Is the second Sin City movie nearly as good as the first? Find out now.
|"Damn. She's about to make out|
with Pizza The Hut. Gross."
I was a huge fan of the first Sin City; all the stylized violence, gritty noir atmosphere and hedonistic sexual overtones scratched a deep down primordial itch I didn’t even know I had. Guilty pleasure is the term I would use. The world that comic icon Frank Miller created is dark and brutal and Robert Rodriguez did a wonderful job bringing everything to life. You could literally pause the film, hold up the graphic novel next to the screen and it would look exactly the same down to the shadows on the character’s faces. It just doesn’t get any closer to adapting a comic book to the big screen. Unfortunately, as they say, you can’t catch lightning in a bottle and Sin City: A Dame to Kill For just doesn’t have the same impact as the first film.
The movie is separated into four loosely connected vignettes based on the graphic novel, A Dame to Kill For, with new material that Miller wrote exclusively for the film. Now we all know that Frank Miller has become sort of…quirky as of late, so I was worried the new stories would not be as good. It actually fits in quite well and has the feel of his older work. The plot in general is not as tightly woven as the first film and does come off disjointed at times. There are some new faces this time around (and some character casting changes) but for the most part it feels like more of the same. Remember how Marv (Mickey Rourke) was the best thing about the first movie? Well, he is awesome in this one too and steals every scene he's in.
|"Bruce Willis! I'll never forgive|
you for that last Die Hard movie."
Rodriguez kept the eye-catching black and white with splashes of color look for the sequel and it looks just as gorgeous the second time around. He really has an eye for filming dynamic action scenes and cinematography. The movie doesn’t seem as brutal and violent this time around and the whole tone of the film seems more subdued in general. Honestly, That Yellow Bastard is the best story arc in the Sin City comics so this new film was based on weaker material. There are still some memorable scenes but it does drag somewhat in the middle.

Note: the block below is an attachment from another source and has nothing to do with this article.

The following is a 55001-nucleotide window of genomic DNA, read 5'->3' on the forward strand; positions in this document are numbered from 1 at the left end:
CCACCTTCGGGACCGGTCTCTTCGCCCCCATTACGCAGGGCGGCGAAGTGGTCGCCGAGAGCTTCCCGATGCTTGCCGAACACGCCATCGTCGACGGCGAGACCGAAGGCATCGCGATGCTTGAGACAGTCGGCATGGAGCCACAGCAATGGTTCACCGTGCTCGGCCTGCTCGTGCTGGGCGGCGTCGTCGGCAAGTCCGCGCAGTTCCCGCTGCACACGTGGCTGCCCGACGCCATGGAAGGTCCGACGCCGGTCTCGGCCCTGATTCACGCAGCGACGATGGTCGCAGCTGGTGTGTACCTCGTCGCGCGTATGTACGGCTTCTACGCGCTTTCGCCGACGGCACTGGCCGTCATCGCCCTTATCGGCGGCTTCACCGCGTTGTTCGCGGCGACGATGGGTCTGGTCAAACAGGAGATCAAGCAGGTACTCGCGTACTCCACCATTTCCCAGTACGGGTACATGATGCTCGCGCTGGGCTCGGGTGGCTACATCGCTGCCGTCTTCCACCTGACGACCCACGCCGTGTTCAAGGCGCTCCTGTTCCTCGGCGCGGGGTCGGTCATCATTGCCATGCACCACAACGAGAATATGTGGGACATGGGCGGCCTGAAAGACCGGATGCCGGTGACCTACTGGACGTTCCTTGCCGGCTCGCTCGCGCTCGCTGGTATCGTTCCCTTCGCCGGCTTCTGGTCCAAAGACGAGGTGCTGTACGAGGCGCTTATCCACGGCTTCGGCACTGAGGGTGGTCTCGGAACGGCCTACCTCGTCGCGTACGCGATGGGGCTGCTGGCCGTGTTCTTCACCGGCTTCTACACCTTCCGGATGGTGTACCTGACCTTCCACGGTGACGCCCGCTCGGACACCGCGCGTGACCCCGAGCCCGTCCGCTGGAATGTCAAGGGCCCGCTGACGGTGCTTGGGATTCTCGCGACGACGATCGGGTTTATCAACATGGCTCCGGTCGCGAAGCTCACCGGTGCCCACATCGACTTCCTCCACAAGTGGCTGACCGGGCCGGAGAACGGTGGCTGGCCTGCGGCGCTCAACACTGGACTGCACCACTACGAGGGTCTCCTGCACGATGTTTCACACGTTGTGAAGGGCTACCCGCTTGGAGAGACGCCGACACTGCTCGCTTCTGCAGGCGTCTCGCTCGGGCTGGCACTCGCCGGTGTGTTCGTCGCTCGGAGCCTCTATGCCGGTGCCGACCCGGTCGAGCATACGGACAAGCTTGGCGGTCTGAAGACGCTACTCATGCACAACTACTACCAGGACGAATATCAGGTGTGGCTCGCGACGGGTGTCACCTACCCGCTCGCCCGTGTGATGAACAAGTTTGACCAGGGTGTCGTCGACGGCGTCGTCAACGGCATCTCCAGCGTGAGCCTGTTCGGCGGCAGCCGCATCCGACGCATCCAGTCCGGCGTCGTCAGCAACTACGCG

The wrap-around stories seemed to have the strongest characterizations and scripting. Miller has a very blunt and staccato way of writing so it makes the dialogue sound very over-wrought and cheesy at times. The character designs and costuming is classic Miller; weird as hell and with a definite S&M vibe. You are either picking up what Frank is putting down or you aren’t. This film had some strong female leads which is unusual for him; he has been accused of being misogynistic many times. Maybe he is going soft in his old age! I enjoy seeing non-politically correct themes sometimes so I don’t get too bent out of shape about it.
|"Worship my glorious breasts....|
If you enjoyed the first Sin City film, there are definitely things to like about the sequel. We have so many lavishly produced comic book films nowadays (it’s popular and big money now) and Sin City comes off as odd and antiquated. It harkens back to a time when comics were more underground and perhaps a little seedier but that’s what I like about the series. It’s not sterilized and cleaned up for general consumption; it’s dirty and wrinkled like a pulp comic that’s been stashed in a back pocket. This film is not a masterpiece but it still warrants a cursory peek, if not just to remember a time when comic books weren’t for everyone.